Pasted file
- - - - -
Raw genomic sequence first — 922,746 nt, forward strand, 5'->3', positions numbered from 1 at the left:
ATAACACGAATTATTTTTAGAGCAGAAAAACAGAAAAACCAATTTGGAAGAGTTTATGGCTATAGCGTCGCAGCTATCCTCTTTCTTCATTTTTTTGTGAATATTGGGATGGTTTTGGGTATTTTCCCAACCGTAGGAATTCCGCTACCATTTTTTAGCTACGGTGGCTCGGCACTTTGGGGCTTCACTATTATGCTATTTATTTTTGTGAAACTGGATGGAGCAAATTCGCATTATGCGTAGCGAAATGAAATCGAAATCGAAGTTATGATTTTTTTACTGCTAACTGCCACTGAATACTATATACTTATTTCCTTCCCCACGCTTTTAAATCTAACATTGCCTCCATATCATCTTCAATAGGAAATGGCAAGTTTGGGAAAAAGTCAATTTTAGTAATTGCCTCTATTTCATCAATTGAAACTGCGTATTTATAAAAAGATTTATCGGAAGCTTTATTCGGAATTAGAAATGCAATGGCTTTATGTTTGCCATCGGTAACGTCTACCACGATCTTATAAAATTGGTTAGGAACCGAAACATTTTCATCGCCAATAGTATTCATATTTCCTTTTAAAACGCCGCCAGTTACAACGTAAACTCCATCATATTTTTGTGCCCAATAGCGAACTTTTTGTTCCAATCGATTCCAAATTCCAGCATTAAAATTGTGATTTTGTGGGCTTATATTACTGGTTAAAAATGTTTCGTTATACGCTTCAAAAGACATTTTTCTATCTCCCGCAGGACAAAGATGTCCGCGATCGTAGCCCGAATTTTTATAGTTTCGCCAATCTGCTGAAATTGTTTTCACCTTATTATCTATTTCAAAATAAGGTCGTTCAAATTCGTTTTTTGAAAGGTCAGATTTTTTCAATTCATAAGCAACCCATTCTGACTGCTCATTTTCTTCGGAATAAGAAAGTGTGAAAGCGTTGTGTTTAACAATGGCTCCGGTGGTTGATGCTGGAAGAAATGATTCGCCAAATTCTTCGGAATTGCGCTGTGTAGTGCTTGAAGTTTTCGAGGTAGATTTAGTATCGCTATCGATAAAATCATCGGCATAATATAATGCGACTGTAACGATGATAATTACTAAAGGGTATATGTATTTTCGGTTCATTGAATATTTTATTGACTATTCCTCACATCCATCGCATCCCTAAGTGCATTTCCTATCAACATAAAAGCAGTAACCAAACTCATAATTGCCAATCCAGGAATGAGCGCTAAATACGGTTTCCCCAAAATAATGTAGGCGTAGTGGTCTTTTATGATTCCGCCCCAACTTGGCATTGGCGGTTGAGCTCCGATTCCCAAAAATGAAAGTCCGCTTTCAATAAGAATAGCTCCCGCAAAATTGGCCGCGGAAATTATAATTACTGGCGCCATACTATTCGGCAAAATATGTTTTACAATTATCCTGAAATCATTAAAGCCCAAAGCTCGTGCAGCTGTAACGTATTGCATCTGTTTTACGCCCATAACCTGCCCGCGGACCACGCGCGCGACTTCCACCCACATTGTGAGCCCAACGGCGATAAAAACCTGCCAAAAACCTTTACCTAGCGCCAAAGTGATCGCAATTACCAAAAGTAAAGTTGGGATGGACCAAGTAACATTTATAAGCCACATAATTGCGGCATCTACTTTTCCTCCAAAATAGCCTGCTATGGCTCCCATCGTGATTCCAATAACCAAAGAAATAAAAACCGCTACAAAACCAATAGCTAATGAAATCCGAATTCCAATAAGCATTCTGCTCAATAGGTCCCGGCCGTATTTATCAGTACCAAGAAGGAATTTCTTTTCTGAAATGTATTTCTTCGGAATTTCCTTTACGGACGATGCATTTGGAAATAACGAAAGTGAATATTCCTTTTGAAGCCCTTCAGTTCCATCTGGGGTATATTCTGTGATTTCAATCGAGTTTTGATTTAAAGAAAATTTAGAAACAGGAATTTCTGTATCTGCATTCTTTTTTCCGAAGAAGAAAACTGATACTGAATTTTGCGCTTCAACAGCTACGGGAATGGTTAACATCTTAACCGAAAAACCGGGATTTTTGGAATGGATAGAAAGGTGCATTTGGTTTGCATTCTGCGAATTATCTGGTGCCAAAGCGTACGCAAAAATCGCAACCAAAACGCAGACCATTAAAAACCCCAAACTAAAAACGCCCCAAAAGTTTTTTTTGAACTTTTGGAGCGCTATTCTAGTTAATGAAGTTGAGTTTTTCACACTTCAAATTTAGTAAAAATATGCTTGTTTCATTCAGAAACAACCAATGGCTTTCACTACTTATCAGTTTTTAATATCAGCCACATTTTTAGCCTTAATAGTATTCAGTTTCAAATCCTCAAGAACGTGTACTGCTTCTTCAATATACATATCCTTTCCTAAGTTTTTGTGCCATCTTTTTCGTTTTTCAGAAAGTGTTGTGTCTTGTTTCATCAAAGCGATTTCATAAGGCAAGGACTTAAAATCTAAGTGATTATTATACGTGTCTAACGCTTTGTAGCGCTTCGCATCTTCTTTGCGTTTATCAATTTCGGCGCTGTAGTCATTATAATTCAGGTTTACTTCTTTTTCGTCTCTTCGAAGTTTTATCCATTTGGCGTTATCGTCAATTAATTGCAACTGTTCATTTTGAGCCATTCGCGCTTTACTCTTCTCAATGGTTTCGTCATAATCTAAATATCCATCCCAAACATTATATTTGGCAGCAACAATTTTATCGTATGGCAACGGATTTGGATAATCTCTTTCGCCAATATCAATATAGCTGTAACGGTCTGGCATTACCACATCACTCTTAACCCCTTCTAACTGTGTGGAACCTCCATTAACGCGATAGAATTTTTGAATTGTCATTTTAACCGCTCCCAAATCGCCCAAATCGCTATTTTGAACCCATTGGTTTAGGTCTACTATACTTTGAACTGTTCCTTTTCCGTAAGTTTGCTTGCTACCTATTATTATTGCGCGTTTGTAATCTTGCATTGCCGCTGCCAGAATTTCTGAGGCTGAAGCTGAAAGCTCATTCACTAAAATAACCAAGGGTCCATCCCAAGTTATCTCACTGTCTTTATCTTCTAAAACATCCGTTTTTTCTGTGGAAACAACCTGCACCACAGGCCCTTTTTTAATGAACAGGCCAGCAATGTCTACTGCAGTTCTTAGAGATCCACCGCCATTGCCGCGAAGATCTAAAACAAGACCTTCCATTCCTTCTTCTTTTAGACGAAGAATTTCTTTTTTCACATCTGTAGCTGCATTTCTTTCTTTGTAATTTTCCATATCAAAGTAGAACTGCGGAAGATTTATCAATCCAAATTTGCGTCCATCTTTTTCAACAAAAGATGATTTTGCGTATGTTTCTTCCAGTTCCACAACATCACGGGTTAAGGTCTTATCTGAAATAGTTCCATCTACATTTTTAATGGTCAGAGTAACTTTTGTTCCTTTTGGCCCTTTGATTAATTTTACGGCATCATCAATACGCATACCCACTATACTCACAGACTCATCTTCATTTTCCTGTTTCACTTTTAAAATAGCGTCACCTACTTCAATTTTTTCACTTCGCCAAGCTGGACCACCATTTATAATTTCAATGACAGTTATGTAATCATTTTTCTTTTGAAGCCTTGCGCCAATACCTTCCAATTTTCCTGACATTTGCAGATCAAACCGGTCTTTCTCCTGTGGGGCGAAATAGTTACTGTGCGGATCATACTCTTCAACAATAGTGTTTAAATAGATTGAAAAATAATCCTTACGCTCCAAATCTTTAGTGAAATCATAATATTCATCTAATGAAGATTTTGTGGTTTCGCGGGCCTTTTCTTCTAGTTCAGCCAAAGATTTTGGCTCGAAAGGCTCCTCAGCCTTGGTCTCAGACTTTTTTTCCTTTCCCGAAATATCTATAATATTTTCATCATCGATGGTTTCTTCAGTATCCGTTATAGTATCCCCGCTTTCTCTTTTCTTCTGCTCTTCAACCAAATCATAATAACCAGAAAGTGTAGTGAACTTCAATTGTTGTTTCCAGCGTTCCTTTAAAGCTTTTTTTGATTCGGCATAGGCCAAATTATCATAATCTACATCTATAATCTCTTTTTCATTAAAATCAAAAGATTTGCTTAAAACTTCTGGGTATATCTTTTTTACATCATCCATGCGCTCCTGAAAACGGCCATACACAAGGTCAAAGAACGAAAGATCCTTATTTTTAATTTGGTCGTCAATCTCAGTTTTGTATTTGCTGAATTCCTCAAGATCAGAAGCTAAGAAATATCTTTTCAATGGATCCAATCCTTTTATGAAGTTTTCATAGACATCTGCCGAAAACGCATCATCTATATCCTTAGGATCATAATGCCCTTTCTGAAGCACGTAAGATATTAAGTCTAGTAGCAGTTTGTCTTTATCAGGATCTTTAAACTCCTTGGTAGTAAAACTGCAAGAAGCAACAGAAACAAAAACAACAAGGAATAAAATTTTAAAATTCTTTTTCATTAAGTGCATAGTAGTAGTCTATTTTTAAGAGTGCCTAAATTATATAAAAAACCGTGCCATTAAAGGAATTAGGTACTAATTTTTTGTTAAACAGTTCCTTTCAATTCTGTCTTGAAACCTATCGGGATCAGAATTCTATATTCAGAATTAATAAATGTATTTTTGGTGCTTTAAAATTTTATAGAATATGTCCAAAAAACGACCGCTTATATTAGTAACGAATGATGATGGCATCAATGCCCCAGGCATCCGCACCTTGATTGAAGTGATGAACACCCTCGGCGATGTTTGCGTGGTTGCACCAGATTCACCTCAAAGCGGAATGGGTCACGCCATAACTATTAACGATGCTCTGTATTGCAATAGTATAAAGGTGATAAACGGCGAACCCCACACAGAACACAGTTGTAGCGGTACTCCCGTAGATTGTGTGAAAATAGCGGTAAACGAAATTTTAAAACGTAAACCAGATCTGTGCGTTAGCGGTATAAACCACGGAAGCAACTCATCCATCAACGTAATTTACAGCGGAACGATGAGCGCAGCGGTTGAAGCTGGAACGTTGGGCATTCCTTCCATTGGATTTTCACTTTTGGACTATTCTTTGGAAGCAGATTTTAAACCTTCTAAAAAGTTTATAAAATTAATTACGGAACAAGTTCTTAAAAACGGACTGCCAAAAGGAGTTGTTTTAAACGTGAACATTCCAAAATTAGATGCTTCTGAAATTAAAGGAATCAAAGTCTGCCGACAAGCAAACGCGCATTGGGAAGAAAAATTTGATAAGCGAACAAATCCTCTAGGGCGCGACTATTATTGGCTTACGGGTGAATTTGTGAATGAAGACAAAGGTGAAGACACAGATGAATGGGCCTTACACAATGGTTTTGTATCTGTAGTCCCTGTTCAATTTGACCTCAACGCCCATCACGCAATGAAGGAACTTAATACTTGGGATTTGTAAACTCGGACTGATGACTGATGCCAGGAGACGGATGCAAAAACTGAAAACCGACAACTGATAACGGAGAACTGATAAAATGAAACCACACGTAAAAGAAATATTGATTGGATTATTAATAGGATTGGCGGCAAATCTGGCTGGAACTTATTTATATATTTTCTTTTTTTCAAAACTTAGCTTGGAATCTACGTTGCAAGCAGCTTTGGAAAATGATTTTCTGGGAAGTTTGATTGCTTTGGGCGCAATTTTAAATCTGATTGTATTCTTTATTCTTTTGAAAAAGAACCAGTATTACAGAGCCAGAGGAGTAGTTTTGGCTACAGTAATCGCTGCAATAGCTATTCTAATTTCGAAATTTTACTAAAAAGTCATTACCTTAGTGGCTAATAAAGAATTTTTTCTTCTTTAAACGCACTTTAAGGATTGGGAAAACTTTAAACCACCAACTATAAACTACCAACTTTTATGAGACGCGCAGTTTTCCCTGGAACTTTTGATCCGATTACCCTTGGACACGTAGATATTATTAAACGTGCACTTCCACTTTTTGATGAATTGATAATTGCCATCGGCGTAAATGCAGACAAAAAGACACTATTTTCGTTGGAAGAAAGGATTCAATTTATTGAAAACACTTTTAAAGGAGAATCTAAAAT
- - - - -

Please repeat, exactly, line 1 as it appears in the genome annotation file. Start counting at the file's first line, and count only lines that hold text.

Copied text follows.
Raw genomic sequence first — 922,746 nt, forward strand, 5'->3', positions numbered from 1 at the left: